Mwangi: Will humanities professors ever go paperless?

Duncan Mwangi, Op-Ed Contributor

My last two years at Northwestern have taught me that humanities professors — who are some of the best faculty on campus — might be the biggest threat to tree coverage everywhere.

Humanities professors are good people. They’re excited to help you know and understand the things they’re passionate about. They don’t have a fit when you ask for accommodations or even to take time for yourself. As someone who regularly benefits from their unwavering support, I am always under the impression they must be ancient people because of their level of patience.

Many of them appear to be fellow flaming homosexuals who probably enjoy nature on their weekends off. They probably pull off great weekend fits, and they always know what TikTok sounds the kids are obsessed with — like Steve Buscemi holding a skateboard in the “How do you do fellow kids?” meme.

While some of these professors seemingly drink from a fountain of youth, when it comes to tech, they might be the children we left behind. One reason: they still like paper. While STEM professors utilize a host of interactive programs for their communication and assignment needs, humanities professors will insist on paper. Lots and lots of it. They want you to print readings and assignments. Some will even dare you to use a pen in class.

I’m not a consistently green person. I’m also not the most tech savvy person. I’ve been in and out of beginner coding spaces for a total of five years now, and have come out of each space feeling like I have a bag of rocks for a head. I tend to feel like a stranger in the room, so I either overshare and overcompensate — just like professors who don’t want to be alone in a classroom.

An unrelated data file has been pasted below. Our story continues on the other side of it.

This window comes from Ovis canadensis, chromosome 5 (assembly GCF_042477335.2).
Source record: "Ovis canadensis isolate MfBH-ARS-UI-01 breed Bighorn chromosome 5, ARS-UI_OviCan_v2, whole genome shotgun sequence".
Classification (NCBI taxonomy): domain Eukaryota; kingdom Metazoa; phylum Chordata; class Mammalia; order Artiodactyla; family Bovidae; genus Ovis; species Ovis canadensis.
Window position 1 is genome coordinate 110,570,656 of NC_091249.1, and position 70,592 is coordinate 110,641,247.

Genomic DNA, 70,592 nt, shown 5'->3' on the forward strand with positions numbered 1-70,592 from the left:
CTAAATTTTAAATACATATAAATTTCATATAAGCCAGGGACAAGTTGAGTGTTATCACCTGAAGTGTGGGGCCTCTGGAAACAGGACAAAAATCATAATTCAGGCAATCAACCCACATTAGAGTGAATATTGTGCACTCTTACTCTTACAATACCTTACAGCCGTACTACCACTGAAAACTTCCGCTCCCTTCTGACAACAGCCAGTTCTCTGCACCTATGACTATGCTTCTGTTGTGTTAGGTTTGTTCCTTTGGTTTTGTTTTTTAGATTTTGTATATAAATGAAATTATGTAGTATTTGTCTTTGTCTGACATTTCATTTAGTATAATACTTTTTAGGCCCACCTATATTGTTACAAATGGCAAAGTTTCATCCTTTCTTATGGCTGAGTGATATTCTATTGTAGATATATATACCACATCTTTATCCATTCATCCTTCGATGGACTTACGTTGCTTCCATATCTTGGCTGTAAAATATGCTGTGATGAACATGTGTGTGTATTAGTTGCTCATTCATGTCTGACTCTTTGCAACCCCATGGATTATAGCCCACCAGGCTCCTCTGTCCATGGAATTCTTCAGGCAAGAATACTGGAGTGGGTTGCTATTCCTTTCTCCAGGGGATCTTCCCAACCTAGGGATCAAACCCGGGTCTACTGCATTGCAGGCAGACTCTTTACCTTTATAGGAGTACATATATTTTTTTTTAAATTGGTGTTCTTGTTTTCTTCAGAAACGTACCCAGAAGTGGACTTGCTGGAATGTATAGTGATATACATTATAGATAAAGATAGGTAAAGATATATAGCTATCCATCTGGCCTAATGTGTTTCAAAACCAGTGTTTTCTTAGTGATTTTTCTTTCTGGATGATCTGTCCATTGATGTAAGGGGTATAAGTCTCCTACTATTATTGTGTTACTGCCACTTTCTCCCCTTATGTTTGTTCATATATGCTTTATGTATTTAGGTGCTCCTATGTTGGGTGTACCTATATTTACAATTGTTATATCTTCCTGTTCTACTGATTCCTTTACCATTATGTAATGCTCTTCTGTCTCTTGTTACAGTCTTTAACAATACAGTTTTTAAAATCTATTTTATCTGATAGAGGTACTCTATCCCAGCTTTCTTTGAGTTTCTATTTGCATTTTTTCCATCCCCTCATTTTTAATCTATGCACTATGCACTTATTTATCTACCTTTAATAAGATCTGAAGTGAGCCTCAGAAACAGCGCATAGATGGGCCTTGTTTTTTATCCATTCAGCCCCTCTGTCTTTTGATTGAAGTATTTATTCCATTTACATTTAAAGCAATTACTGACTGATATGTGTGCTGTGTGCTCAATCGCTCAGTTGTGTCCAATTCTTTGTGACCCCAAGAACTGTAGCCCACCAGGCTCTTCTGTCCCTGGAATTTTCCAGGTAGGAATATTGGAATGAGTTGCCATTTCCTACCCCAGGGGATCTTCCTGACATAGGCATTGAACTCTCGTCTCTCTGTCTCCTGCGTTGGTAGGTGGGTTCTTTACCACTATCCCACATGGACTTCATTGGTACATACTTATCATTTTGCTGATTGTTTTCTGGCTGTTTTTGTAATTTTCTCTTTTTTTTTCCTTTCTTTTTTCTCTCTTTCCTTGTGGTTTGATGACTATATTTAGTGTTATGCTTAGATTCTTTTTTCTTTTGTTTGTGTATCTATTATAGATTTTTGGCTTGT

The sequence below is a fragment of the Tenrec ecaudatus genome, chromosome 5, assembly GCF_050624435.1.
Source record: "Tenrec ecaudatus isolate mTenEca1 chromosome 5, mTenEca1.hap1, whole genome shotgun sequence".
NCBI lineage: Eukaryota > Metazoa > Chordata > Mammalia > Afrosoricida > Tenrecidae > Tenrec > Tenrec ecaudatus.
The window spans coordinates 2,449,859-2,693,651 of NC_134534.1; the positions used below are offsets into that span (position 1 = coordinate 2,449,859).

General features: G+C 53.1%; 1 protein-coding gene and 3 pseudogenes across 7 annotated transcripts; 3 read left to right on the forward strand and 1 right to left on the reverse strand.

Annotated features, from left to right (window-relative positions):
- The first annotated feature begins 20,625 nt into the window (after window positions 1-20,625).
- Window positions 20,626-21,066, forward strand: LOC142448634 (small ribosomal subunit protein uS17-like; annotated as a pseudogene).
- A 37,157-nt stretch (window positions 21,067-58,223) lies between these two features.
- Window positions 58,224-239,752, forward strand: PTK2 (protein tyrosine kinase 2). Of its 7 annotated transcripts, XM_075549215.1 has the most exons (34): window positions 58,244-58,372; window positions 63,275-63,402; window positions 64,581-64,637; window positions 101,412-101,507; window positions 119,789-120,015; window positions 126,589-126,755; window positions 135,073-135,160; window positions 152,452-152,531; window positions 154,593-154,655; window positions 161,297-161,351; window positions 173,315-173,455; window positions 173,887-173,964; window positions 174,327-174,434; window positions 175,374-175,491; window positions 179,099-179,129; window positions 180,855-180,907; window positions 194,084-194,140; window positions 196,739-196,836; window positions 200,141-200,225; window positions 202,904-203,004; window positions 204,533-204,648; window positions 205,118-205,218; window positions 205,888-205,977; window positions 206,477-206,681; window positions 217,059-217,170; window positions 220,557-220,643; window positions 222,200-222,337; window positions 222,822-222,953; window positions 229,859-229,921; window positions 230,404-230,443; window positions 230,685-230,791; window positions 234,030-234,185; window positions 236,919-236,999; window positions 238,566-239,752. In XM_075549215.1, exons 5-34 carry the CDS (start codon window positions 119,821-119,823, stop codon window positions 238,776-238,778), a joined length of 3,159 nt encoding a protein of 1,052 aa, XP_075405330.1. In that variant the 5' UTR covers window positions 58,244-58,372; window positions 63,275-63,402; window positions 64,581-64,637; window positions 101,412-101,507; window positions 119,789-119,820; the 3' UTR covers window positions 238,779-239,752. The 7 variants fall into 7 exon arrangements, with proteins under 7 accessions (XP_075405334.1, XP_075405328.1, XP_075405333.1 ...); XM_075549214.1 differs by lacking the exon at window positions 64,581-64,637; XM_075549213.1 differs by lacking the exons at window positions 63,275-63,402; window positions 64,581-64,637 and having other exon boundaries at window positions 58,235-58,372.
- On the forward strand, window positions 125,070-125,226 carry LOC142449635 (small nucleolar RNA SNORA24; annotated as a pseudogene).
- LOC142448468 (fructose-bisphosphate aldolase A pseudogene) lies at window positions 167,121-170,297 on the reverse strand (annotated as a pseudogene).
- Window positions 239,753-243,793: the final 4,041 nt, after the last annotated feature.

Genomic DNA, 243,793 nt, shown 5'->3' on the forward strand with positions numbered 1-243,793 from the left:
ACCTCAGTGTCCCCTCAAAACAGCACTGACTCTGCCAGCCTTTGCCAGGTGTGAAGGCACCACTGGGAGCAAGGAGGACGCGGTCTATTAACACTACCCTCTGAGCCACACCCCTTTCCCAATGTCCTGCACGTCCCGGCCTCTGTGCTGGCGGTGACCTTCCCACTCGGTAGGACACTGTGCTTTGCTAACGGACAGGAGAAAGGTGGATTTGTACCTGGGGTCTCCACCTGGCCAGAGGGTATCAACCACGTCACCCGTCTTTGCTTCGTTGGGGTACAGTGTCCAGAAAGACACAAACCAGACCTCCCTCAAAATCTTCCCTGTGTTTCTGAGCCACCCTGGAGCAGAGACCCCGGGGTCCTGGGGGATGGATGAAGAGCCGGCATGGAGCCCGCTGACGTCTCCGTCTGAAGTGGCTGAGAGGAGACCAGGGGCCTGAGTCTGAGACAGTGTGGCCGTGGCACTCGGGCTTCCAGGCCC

In my first quarter at NU, I was determined not to bring a laptop to class, so I wouldn’t get distracted. I also tried to get through class without looking at my phone, but that became more impossible with each new iPhone software update. I often carry folders of earmarked pages in my bag from ghosts of classes passed. I don’t even know why I’m complaining, I might as well be just as old.

In a sense, humanities professors are kind of my people. Do I like them giving me paper? No. Do I like that they give me a break? Always. Some have probably known what it’s like to feel stupid confronting math or science, or have probably needed a lot of grace to get through a class. Or maybe they haven’t — they do look smart and confident.

I’m also not saying STEM professors are perfect; their hell looks worse to me. I can barely sit through a STEM class without being assaulted by the thought of going back to bed. While I’m not foreclosing on the possibility that I might one day receive a tech awakening, this side of the fence has given me better days. I will stay here and take my deep long breaths, awaiting greener pasture.

So will humanities professors ever stop handing out paper? Maybe not. I can live with that. Stack that paper all the way to the ceiling and plop it on my desk like Mr. Crocker giving Timmy Turner his homework. Let Shell come up with a better PR strategy for their green issues. Let Greta Thunberg miss some algebra and cross the ocean on a shoe like Thumbelina across a pond to yell at people in suits. I might even have to retract my statement accusing humanities professors of choking nature’s lungs.

It’s the third week of class, and I already have a sheaf of papers. More will eventually find home on my desk and rock in silence every night to the radiator’s breeze. Bring on the unpredictable chaos.

Duncan Mwangi is a Medill junior. He can be contacted at [email protected] If you would like to respond publicly to this op-ed, send a Letter to the Editor to [email protected] The views expressed in this piece do not necessarily reflect the views of all staff members of The Daily Northwestern.